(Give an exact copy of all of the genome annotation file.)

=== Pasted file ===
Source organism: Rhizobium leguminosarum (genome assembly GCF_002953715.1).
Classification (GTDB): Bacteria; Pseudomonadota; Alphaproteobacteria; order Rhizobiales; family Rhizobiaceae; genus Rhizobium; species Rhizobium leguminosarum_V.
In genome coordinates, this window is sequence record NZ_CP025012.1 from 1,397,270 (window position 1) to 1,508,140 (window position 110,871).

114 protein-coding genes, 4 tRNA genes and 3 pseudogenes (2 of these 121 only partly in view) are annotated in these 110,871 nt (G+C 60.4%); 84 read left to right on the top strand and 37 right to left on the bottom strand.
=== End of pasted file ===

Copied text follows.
Source organism: Rhizobium leguminosarum (genome assembly GCF_002953715.1).
Classification (GTDB): Bacteria; Pseudomonadota; Alphaproteobacteria; order Rhizobiales; family Rhizobiaceae; genus Rhizobium; species Rhizobium leguminosarum_V.
In genome coordinates, this window is sequence record NZ_CP025012.1 from 1,397,270 (window position 1) to 1,508,140 (window position 110,871).

114 protein-coding genes, 4 tRNA genes and 3 pseudogenes (2 of these 121 only partly in view) are annotated in these 110,871 nt (G+C 60.4%); 84 read left to right on the top strand and 37 right to left on the bottom strand.